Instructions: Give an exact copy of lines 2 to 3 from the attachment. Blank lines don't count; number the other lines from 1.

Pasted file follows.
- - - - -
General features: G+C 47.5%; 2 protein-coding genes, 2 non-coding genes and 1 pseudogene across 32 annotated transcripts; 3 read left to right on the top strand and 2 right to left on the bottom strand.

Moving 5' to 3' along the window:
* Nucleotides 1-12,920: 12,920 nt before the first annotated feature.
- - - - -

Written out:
Moving 5' to 3' along the window:
* Nucleotides 1-12,920: 12,920 nt before the first annotated feature.